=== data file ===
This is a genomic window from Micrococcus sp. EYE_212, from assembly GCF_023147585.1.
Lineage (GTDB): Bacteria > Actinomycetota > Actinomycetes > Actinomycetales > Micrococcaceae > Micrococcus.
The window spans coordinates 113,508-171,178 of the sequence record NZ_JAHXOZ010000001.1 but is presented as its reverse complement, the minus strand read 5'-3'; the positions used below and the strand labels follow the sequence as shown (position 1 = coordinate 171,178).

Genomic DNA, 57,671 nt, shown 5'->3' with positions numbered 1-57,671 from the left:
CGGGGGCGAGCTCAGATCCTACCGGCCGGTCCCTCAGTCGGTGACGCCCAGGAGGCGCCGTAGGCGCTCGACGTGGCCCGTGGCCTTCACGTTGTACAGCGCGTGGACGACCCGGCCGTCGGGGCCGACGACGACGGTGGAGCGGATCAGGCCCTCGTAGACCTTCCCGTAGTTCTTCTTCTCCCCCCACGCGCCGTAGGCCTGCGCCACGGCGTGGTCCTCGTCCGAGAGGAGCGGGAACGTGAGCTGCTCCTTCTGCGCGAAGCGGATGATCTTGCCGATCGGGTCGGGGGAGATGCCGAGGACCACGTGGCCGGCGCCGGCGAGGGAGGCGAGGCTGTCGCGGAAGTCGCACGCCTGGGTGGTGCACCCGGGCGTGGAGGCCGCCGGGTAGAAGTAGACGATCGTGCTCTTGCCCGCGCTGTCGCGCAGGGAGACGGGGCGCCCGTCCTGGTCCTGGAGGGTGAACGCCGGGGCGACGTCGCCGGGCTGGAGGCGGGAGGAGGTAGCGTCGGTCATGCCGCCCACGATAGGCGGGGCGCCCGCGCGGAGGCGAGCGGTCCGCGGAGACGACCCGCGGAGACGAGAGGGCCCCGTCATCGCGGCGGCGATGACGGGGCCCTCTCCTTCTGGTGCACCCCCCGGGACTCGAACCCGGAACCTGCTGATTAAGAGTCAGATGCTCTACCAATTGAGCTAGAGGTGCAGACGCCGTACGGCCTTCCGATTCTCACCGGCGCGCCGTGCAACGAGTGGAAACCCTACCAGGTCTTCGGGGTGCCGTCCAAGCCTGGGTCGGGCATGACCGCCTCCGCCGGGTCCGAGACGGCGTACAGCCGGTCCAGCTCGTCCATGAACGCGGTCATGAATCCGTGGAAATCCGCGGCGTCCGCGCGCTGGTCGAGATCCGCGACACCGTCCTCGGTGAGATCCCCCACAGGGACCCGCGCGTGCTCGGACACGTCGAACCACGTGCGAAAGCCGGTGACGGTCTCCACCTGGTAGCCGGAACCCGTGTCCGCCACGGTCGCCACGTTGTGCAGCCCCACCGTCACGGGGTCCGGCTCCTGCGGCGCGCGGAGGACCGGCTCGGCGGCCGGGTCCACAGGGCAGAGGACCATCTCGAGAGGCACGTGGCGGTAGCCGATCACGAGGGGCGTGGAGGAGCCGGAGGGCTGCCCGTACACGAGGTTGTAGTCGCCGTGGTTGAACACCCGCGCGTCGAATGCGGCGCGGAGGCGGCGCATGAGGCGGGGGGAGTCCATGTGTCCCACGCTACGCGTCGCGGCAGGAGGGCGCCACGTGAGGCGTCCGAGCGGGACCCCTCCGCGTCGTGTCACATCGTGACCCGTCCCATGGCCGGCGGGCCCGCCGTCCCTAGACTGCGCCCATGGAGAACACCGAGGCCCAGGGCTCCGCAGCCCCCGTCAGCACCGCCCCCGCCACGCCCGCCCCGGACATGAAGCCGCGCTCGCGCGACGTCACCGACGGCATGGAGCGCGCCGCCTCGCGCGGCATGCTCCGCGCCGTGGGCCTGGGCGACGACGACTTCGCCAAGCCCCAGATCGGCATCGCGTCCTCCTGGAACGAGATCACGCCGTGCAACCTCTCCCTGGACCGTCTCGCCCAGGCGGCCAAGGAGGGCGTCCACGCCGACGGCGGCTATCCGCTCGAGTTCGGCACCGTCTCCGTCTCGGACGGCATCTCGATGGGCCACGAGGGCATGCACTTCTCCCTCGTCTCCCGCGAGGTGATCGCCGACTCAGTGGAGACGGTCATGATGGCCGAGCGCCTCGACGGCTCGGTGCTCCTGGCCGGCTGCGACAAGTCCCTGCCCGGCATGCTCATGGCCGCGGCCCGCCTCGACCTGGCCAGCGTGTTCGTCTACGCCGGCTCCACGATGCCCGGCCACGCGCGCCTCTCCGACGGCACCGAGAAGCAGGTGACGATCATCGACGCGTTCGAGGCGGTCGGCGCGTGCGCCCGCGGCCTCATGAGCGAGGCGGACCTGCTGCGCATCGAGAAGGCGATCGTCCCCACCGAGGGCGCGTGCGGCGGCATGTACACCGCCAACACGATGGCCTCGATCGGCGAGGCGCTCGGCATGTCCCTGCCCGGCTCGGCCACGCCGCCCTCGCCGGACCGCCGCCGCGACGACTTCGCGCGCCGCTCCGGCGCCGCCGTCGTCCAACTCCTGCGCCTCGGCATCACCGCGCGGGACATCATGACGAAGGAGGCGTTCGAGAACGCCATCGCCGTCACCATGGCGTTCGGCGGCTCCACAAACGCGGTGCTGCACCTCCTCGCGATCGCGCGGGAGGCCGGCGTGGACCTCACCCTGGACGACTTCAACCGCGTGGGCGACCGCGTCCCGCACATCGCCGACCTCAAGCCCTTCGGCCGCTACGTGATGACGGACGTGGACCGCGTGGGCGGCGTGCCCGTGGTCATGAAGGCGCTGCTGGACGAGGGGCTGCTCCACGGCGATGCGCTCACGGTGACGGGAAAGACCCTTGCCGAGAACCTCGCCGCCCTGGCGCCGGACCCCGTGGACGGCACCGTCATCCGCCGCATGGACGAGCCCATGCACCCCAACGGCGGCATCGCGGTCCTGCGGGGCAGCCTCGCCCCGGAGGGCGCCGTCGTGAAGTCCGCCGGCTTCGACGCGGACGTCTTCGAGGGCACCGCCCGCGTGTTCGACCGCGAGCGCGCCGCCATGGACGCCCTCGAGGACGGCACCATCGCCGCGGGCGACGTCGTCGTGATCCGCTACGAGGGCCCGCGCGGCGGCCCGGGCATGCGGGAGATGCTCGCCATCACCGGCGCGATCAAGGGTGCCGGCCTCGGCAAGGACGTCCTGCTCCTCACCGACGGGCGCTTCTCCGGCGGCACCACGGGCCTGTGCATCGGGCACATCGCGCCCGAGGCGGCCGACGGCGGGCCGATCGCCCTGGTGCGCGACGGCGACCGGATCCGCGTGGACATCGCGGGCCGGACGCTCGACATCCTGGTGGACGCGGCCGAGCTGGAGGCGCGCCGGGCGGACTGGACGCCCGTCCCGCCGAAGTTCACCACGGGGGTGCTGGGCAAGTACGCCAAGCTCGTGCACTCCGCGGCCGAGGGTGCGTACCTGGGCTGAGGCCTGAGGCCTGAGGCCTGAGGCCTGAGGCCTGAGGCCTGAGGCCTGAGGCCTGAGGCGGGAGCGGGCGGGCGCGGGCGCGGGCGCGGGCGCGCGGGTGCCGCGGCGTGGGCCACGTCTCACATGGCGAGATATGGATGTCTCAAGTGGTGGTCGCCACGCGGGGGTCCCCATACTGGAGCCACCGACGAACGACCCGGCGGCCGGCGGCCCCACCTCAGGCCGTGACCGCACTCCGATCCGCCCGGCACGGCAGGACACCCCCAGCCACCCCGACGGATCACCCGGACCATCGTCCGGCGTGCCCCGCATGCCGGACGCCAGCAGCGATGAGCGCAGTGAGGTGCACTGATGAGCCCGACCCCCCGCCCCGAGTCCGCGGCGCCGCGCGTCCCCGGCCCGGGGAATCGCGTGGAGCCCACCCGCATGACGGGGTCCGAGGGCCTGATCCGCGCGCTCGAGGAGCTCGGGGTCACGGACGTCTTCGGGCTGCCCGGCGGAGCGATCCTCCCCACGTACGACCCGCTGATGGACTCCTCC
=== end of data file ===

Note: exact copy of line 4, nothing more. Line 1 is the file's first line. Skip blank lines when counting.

Genomic DNA, 57,671 nt, shown 5'->3' with positions numbered 1-57,671 from the left: